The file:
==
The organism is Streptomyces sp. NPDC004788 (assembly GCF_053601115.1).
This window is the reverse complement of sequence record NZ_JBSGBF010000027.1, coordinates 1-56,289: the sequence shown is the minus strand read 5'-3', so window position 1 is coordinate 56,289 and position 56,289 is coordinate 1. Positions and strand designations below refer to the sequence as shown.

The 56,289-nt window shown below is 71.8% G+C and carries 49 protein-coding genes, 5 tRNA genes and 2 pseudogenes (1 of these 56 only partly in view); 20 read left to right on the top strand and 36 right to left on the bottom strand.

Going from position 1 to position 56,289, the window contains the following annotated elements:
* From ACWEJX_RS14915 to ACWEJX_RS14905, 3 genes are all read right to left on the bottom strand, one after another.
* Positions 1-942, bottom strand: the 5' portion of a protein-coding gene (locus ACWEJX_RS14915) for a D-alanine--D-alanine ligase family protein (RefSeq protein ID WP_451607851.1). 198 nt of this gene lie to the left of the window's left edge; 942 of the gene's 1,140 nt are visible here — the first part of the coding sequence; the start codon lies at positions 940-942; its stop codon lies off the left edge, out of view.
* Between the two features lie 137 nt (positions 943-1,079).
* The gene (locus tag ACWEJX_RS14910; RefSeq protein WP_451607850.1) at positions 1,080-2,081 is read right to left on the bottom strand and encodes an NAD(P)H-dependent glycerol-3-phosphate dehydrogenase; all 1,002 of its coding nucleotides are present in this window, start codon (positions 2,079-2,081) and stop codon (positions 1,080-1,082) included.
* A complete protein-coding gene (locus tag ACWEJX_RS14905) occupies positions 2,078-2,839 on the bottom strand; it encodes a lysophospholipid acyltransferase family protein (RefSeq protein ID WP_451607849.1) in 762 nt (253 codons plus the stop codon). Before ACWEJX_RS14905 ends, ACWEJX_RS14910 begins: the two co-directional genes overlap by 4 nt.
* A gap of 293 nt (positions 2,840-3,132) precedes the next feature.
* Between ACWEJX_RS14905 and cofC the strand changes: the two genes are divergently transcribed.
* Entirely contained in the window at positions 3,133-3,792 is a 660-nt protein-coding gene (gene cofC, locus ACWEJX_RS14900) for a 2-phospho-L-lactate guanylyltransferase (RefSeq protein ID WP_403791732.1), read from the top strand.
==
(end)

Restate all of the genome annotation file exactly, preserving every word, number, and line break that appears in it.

The organism is Streptomyces sp. NPDC004788 (assembly GCF_053601115.1).
This window is the reverse complement of sequence record NZ_JBSGBF010000027.1, coordinates 1-56,289: the sequence shown is the minus strand read 5'-3', so window position 1 is coordinate 56,289 and position 56,289 is coordinate 1. Positions and strand designations below refer to the sequence as shown.

The 56,289-nt window shown below is 71.8% G+C and carries 49 protein-coding genes, 5 tRNA genes and 2 pseudogenes (1 of these 56 only partly in view); 20 read left to right on the top strand and 36 right to left on the bottom strand.

Going from position 1 to position 56,289, the window contains the following annotated elements:
* From ACWEJX_RS14915 to ACWEJX_RS14905, 3 genes are all read right to left on the bottom strand, one after another.
* Positions 1-942, bottom strand: the 5' portion of a protein-coding gene (locus ACWEJX_RS14915) for a D-alanine--D-alanine ligase family protein (RefSeq protein ID WP_451607851.1). 198 nt of this gene lie to the left of the window's left edge; 942 of the gene's 1,140 nt are visible here — the first part of the coding sequence; the start codon lies at positions 940-942; its stop codon lies off the left edge, out of view.
* Between the two features lie 137 nt (positions 943-1,079).
* The gene (locus tag ACWEJX_RS14910; RefSeq protein WP_451607850.1) at positions 1,080-2,081 is read right to left on the bottom strand and encodes an NAD(P)H-dependent glycerol-3-phosphate dehydrogenase; all 1,002 of its coding nucleotides are present in this window, start codon (positions 2,079-2,081) and stop codon (positions 1,080-1,082) included.
* A complete protein-coding gene (locus tag ACWEJX_RS14905) occupies positions 2,078-2,839 on the bottom strand; it encodes a lysophospholipid acyltransferase family protein (RefSeq protein ID WP_451607849.1) in 762 nt (253 codons plus the stop codon). Before ACWEJX_RS14905 ends, ACWEJX_RS14910 begins: the two co-directional genes overlap by 4 nt.
* A gap of 293 nt (positions 2,840-3,132) precedes the next feature.
* Between ACWEJX_RS14905 and cofC the strand changes: the two genes are divergently transcribed.
* Entirely contained in the window at positions 3,133-3,792 is a 660-nt protein-coding gene (gene cofC, locus ACWEJX_RS14900) for a 2-phospho-L-lactate guanylyltransferase (RefSeq protein ID WP_403791732.1), read from the top strand.